Unlike Rick and Daryl, Rick and the Governor are far from best friends. The two of them had their second “formal” sit-down, with the Governor laying out his terms. Rick’s impassioned plea for peace was very powerful and started to sway some of those with the Governor, but his pride refused to allow him to concede defeat. It’s great to see that the Governor still remains the same at his core: lusting for power and craving submission from those around him. He didn’t learn when Rick bested him at Woodbury (only at the Governor’s provoking) and he still felt he could be the one to come out on top against what appeared to be an undermanned and ill prepared prison. While his invasion led to a very memorable firefight all around, it did raise quite a few questions in the choices it made in terms of who didn’t quite make it.
Hershel’s death was the symbolic one, mainly because it served as the catalyst for the fight and represented the growth Rick made as a character in the world. He acted as the show’s moral compass for most (if not all of the characters), despite not relying heavily on his religious background. All the characters sought his counsel and even he offered it to the Governor as a means of peacefully ending the potential bloodshed. It was something of a confirming moment when he silently smiled at Rick during his speech; it was almost as if both Rick and Hershel knew that Rick was really a changed man. The Governor wasn’t really a changed man, which made his death more cathartic on multiple levels, while also demonstrating that his excessive hubris only begot more violence. There was no way he would venture into the prison on blind rage alone and come out unscathed and fans would much rather see Rick than the Governor in the prison. The combination of Michonne and Lilly killing him did serve to show that it was both the past and future that ultimately killed him.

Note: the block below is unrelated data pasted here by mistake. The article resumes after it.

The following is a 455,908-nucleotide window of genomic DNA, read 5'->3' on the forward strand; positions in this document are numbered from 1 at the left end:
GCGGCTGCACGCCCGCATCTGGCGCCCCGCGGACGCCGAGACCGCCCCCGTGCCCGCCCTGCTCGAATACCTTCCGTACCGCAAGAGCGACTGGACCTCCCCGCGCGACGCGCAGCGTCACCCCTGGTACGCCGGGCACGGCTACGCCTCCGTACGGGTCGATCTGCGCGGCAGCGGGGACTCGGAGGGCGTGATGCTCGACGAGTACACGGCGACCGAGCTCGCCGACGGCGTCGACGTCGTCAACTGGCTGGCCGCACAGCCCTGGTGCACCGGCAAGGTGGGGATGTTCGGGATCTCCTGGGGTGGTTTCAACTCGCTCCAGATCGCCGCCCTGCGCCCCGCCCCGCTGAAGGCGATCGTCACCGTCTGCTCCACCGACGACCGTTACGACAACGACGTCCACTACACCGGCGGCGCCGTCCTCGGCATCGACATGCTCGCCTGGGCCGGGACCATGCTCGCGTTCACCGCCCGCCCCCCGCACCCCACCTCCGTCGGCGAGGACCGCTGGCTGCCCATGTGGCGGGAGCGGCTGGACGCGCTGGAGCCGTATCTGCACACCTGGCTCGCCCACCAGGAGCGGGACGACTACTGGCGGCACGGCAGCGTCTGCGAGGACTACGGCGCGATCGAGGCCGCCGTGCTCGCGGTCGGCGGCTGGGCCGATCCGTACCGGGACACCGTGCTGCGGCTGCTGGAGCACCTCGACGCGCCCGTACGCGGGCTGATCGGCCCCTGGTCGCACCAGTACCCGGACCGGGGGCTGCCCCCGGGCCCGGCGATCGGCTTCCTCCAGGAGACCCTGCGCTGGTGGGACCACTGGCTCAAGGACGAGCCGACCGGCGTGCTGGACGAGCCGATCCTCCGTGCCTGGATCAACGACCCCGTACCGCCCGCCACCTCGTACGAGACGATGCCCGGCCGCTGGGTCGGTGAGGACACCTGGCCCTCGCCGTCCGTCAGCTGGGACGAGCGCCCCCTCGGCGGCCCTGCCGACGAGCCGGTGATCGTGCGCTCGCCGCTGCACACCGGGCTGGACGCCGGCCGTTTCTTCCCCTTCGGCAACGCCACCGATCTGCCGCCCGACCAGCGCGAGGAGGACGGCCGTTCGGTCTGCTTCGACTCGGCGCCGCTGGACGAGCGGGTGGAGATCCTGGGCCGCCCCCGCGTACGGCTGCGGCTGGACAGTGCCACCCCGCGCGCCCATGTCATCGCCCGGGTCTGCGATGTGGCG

The potential death of Judith, however, really just felt like a rather pointless gut punch; almost as if it was looking to add insult to injury. The kids were manhandling her in the escape attempt, which begs the question as to why the kids were responsible for saving the kids. Maggie explains that everyone has their role, yet it seemed like no adult was tasked with taking care of the children. It made the death of Judith easier to explain, although it didn’t really feel necessary and felt more as if it was just tying up a loose end. There’s something of a misdirect in that both Hershel and the Governor were killed as well, yet killing Rick’s daughter in the chaos seemed a little cheap. It’s possible she isn’t dead, but if that’s the case, why take her out of the car seat to begin with?
As a midseason season finale (which apparently seems to be a thing now), the episode definitely offered up everything that makes it memorable. Big characters died, remaining characters are scattered and forced to face new adversity and all the stability that the show was building towards has been wiped away. Everything is gearing the remainder of the season to revisit some of the show’s older roots, where the characters are forced to rebuild from scratch in making their way through the world. Ironically enough, Carol is in the best position out of all of them, considering she was sent off with a ton of supplies and not running for her life. Where the rest of the survivors go from there is clearly the focus of the show at this point. The episode on its own felt a little too forced at times, with character choices being done to get them in place for future conflicts.
The Walking Dead started off very character driven, with their choices directly affecting everything around them. Recent episodes have become the opposite, offering up plots that require certain characters to make certain decisions for certain outcomes. The episode this week was full of bombast and some emotion through the deaths of both Hershel and the Governor, but how it follows that up remains to be seen. Season two is often viewed as the “lost” season somewhat, considering much of was spent searching for Sophia. This season doesn’t seem to be going down that road, but here’s hoping that the characters start getting a chance to shine as opposed to the story itself. The end of the first half of season four will definitely have viewers wondering where exactly things will go from here. For a while, the season looked like it had turned a corner in offering up survivor vs. zombie storylines. Now, it looks like it’s just offering up storylines that remind the viewer that Rick is the leader—regardless of any council—and things have to go through him to be interesting.
Rating: 3 out of 5 stars